2nd Sunday in Lent, March 5

Second Sunday in Lent, Year A

The greatest compliment one could receive in the time of Jesus was to be called a descendant of Abraham. Remember, that’s what Jesus calls Zacchaeus, the tax collector, when the two have dinner together and people are scandalized.
What makes Abraham such a heroic figure in the bible? That will be answered partially at least in our first reading.
Abraham is in the background of our gospel story of the Transfiguration, along with so many additional biblical references. All this biblical imagery in the gospel story is exquisitely organized to point us in one basic direction toward the future. What will happen to Jesus in the gospel and what happens to us in life.
The second reading is a stunningly beautiful summary of how we are transformed by the grace of Christ.  It puts in formal Christian language what the gospel story suggests in biblical imagery.  But this second reading echoes the gospel, too, when it speaks of the appearance of our savior Christ Jesus.
—Walter Modrys SJ

This week’s readings can be found on the US Conference of Catholic Bishops’ website.

7th Sunday of Ordinary Time, February 19

Seventh Sunday in Ordinary Time

We modern day Americans think of “law” as regulations imposed by the state based on a legal constitution. The law has nothing to do with religion, which is entirely a matter of private conscience.
But in ancient Israel there was no such distinction. People believed that the law came from God. Obeying the law is what made them a nation and civilized their society.
In our first reading, we get a very small snippet of this Jewish law. One of the great triumphs of the human spirit is the Jewish law that originates at the very beginning of recorded human history.

In the gospel, we continue reading through Jesus’ Sermon on the Mount, in which Jesus reflects on this great tradition of Jewish law. He takes the law a step further by internalizing it. The law involves not just external conformity and legal compliance. According to Jesus, it applies to what his deepest within us, our motivations and real intentions. Ultimately, Jesus will argue for the law based not on obedience alone, but on love.
In the middle reading, Paul turns from his own identification, which has occupied him so far in the letter, to remind his listeners who they are, their true nature. Imagine someone in Paul’s audience living in a world that denigrates the dignity of the average citizen. Such a person lives in a city with fine buildings that serve as temples to the pagan gods, gods that have no regard for people and need to be constantly placated to avoid their wrath. But all of a sudden, he hears the pronouncement from Paul’s lips: “You are a temple of God.” How life transforming such a description of the human person those words can be if we can accept such a profound truth.
—Walter Modrys SJ

This week’s readings can be found on the US Conference of Catholic Bishops’ website.

5th Sunday of Ordinary Time, February 5

Fifth Sunday of Ordinary Time, Year A

In last week’s gospel, we heard the list of Beatitudes which make up the opening verses of Jesus’ first sermon in Matthew, the so-called Sermon on the Mount. We will continue reflecting on Jesus’ first sermon over the next couple of weeks.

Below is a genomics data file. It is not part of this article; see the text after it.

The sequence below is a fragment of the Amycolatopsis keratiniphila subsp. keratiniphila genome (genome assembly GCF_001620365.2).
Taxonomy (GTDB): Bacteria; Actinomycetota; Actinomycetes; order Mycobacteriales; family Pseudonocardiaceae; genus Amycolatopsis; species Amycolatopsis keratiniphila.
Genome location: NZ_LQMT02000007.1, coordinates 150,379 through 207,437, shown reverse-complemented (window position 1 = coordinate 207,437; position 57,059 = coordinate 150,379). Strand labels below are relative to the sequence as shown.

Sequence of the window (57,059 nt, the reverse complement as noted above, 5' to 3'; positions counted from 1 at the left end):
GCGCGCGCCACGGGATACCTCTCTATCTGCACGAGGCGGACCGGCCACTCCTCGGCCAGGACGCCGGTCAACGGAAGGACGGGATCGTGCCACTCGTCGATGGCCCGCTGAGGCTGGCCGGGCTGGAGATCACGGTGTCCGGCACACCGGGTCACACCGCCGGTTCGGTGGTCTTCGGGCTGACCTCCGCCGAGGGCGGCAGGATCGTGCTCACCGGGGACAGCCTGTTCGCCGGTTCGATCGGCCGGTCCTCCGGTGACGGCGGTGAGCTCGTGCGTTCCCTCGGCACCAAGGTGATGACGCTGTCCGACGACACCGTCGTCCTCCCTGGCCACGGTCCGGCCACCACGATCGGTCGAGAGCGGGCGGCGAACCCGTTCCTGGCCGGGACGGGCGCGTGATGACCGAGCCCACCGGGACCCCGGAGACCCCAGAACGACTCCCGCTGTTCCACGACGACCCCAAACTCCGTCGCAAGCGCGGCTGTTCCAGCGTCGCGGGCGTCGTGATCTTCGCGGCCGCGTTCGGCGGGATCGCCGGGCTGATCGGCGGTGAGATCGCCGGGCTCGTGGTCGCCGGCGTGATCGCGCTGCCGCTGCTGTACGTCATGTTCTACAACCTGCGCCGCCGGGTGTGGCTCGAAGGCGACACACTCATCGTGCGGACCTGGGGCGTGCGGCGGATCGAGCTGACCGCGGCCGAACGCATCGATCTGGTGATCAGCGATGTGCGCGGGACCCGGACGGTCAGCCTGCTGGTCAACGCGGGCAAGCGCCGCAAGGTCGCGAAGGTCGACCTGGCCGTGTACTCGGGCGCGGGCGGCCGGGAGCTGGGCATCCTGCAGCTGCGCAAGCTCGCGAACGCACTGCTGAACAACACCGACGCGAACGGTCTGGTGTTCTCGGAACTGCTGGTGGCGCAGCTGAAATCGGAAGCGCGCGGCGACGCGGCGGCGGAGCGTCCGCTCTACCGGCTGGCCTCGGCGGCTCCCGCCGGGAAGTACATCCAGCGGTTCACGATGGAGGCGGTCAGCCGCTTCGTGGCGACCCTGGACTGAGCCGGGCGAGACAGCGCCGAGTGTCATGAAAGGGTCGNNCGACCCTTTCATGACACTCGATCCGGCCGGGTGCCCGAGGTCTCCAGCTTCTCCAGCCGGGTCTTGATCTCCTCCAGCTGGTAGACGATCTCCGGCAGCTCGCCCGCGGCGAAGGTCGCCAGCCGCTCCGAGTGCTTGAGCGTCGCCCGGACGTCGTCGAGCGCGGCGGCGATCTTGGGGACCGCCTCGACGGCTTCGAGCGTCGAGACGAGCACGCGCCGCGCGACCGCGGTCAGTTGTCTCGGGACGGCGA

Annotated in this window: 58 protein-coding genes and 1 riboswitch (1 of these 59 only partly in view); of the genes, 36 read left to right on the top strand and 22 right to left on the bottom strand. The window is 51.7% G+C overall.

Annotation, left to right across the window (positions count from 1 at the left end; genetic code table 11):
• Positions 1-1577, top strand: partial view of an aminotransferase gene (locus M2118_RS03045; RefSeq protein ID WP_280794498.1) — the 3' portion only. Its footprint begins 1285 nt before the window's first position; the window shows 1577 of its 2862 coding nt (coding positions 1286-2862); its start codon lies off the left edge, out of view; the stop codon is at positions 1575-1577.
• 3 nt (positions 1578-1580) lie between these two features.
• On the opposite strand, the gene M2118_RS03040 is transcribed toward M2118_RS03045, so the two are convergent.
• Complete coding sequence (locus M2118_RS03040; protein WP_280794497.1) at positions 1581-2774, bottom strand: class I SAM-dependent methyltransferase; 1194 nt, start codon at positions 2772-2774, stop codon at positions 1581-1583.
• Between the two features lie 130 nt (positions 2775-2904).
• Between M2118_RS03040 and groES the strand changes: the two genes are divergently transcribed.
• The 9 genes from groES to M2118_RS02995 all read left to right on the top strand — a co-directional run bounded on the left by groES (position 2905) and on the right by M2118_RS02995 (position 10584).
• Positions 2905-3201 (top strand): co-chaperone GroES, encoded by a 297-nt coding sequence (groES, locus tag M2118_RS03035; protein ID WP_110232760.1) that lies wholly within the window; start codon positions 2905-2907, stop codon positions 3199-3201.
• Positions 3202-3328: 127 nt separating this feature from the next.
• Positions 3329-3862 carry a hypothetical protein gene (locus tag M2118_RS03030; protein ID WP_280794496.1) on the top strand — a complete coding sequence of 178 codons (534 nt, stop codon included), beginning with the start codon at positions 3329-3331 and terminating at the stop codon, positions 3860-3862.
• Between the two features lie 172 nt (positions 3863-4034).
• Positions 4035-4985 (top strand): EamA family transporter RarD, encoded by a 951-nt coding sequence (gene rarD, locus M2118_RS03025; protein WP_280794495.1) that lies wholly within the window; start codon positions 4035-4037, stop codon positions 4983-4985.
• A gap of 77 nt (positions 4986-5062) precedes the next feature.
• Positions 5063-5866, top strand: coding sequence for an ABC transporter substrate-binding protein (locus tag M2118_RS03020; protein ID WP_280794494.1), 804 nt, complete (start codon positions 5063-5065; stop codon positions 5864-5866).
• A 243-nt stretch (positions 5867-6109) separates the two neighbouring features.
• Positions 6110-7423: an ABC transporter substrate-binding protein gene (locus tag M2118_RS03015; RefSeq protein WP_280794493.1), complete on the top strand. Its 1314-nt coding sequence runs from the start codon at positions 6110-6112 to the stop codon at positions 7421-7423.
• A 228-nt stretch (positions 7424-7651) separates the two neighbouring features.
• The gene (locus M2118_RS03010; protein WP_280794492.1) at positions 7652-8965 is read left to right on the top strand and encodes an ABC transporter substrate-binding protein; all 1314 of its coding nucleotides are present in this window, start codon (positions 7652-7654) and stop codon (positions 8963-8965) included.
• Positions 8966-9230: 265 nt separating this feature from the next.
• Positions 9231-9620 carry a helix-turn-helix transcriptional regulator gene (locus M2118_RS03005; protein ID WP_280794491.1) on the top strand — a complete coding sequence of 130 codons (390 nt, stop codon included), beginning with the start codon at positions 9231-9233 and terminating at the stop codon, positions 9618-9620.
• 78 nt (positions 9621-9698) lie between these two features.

There are so many suitable texts from the Old Testament to choose from as our first reading, to introduce the gospel readings. So many of Jesus’ statements echo similar verses in the biblical prophets. Today is a classic example.
As we move through the Sermon, Jesus will at times take exception to some Old Testament sentiments. But that doesn’t happen this week. Both readings are totally complementary. Jesus challenges his followers to proclaim the gospel by virtuous deeds. And then in the first reading, Isaiah describes the classic praiseworthy behaviors that the people of Israel are to observe. Both readings appeal to the imagery of bringing light into a darkened world.
In the middle reading, we have hardly advanced beyond the beginning of Paul’s letter to the Corinthians. Paul introduced himself as both humble and boastful. He admits his weaknesses and human limitations. But at the same time, he claims that “Spirit and power” are on his side. Both of these self-descriptions, seemingly contradictory, follow from Paul’s deep spirituality and his vocation as a proclaimer of the gospel.
—Walter Modrys SJ

This week’s readings can be found on the US Conference of Catholic Bishops’ website.

3rd Sunday in Ordinary Time, January 22

Third Sunday in Ordinary Time, January 22

The first reading and the gospel will be extensively discussed in this week’s reflection, so no need here for an introductory commentary. But turn your attention to today’s responsorial psalm. As is so often the case, the psalm puts the readings directly into a prayer context. We know that Jesus himself prayed the psalms. They inspired his preaching and even more the actions of his ministry.
Perhaps this is precisely the psalm Jesus prayed over as he brought the light to a land of darkness at the very beginning of his ministry.
For our second reading, all you have to do is change some of the proper names mentioned in Paul’s letter in order to address the letter to today’s Catholic Church, or to the  political and social world in which we live. In Paul’s day, as is true today, people divided themselves into camps under titles like “Paul,” “Apollos,” “Cephas,” even “Christ.” It all seems quite ridiculous. Paul resisted that kind of partisanship in the Church because he could see how it weakens the cause of Christ. Something for us to attend to in our own day.
—Walter Modrys SJ

This week’s readings can be found on the US Conference of Catholic Bishops’ website.